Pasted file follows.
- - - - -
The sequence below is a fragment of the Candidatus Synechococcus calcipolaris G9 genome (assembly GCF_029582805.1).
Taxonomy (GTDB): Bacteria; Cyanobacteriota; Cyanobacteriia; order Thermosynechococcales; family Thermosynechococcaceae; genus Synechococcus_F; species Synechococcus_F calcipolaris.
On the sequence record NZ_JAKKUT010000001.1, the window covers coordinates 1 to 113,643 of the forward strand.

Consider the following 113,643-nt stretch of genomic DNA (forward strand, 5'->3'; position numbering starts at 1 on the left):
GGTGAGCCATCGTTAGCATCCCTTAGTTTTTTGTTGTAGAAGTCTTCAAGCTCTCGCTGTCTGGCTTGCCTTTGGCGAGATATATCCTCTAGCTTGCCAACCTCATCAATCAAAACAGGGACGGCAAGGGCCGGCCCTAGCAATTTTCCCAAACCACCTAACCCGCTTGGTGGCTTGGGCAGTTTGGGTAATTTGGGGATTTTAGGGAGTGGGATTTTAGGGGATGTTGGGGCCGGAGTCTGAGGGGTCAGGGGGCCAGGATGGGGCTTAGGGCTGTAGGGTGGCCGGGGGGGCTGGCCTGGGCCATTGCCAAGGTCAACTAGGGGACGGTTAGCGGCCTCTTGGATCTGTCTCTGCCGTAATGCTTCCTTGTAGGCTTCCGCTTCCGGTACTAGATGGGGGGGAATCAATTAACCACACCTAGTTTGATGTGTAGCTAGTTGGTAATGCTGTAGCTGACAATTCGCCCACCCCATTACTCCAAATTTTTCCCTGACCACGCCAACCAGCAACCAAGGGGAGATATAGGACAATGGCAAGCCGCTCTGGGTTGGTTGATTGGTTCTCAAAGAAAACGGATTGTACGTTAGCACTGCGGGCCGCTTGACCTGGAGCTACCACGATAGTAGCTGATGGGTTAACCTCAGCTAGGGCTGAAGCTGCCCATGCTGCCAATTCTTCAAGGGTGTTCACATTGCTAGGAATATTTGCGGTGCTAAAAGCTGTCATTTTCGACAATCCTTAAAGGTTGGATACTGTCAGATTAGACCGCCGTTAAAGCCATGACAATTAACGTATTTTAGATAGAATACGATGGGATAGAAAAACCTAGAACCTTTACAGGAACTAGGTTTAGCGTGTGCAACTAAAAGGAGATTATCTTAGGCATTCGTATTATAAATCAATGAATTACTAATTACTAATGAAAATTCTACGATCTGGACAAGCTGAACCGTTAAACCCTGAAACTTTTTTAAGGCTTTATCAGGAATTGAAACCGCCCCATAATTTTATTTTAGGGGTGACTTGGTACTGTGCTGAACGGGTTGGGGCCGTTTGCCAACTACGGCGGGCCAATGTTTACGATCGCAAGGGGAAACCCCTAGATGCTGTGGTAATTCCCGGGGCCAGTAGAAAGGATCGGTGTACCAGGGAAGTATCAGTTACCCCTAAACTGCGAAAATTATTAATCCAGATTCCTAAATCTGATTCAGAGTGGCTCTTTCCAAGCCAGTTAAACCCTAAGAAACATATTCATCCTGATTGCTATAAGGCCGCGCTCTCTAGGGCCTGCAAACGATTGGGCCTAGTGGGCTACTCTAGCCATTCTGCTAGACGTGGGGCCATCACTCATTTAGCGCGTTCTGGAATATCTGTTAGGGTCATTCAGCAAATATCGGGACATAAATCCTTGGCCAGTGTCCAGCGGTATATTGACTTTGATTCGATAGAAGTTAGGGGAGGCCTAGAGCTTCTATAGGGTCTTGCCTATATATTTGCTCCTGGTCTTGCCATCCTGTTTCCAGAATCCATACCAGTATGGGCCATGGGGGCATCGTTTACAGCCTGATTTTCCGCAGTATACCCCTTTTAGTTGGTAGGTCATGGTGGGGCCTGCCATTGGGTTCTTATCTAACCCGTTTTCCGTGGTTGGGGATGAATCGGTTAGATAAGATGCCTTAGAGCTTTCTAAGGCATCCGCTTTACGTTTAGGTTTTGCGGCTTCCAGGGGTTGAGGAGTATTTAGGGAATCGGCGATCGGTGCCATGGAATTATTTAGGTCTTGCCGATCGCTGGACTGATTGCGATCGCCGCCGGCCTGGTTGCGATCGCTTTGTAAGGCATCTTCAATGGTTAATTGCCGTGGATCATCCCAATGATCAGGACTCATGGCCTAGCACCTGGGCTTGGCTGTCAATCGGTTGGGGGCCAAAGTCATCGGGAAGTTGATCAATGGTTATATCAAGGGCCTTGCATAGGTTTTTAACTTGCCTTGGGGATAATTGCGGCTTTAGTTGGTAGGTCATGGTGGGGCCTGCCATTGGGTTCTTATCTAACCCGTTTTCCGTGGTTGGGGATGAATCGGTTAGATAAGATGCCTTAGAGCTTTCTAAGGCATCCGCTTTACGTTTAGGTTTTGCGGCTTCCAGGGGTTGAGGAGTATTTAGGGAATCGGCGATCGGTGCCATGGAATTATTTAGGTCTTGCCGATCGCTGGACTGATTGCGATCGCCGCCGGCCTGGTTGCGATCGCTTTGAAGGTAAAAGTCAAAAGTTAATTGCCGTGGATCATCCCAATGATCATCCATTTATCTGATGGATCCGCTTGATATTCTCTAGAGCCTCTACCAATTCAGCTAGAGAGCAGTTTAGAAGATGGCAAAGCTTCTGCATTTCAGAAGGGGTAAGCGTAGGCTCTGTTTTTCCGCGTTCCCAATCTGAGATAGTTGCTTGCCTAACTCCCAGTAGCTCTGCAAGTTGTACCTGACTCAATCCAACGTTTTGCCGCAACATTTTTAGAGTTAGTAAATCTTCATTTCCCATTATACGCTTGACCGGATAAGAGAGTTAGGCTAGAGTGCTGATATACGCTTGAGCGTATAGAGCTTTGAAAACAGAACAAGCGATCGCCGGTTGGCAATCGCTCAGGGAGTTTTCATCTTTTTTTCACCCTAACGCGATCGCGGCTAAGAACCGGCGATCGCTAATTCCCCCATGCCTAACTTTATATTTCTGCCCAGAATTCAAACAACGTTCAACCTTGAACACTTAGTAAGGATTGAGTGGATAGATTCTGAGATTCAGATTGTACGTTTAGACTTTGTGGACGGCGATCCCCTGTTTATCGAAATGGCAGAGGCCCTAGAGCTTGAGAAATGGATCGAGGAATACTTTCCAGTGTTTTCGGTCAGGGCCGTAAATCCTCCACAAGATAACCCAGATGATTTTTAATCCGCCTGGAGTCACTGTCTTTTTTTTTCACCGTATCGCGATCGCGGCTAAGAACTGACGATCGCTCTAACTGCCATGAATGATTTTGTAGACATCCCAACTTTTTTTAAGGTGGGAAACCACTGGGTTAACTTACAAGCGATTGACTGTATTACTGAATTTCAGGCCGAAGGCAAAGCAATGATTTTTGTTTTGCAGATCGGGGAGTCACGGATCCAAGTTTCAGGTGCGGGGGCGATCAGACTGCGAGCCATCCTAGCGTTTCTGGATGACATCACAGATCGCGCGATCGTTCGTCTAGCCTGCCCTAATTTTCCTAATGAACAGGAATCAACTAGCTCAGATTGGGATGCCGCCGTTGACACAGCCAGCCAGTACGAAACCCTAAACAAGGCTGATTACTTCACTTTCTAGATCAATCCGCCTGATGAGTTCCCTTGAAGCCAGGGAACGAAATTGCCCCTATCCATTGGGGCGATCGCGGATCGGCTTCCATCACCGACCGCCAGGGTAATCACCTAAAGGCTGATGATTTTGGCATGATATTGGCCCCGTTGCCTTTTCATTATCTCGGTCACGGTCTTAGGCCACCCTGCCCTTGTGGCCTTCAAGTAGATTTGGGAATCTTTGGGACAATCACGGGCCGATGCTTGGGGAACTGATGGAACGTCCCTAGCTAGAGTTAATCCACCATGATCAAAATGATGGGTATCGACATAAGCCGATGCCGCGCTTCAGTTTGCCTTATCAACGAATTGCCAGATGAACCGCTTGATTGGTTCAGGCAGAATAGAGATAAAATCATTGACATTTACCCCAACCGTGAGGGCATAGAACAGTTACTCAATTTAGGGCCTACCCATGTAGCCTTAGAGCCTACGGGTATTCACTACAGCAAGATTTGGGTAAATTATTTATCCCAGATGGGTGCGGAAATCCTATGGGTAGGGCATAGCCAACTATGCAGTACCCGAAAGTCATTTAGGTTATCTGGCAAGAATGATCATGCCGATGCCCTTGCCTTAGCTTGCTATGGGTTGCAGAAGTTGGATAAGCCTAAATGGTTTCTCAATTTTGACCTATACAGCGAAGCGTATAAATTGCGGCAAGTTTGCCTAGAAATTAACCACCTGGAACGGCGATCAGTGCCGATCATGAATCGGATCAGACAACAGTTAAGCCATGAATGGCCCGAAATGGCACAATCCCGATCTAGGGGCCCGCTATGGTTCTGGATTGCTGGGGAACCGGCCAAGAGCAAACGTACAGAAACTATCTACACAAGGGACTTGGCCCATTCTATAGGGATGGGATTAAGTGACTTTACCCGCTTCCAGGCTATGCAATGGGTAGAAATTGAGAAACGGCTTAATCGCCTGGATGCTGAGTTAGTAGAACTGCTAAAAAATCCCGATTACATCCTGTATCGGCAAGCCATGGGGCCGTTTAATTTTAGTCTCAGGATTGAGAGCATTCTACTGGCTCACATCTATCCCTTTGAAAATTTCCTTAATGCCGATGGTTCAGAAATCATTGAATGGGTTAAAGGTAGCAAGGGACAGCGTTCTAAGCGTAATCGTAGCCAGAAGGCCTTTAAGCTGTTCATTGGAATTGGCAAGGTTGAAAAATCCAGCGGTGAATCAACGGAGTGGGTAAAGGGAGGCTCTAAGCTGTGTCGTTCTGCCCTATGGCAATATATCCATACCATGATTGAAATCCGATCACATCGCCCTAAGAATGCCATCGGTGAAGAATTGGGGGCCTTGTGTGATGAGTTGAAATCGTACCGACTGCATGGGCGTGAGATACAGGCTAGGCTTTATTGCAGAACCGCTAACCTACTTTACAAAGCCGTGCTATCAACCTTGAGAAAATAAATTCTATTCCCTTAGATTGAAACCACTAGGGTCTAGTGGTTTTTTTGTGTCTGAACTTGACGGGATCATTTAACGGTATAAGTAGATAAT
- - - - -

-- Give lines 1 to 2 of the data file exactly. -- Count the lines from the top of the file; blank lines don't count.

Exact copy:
The sequence below is a fragment of the Candidatus Synechococcus calcipolaris G9 genome (assembly GCF_029582805.1).
Taxonomy (GTDB): Bacteria; Cyanobacteriota; Cyanobacteriia; order Thermosynechococcales; family Thermosynechococcaceae; genus Synechococcus_F; species Synechococcus_F calcipolaris.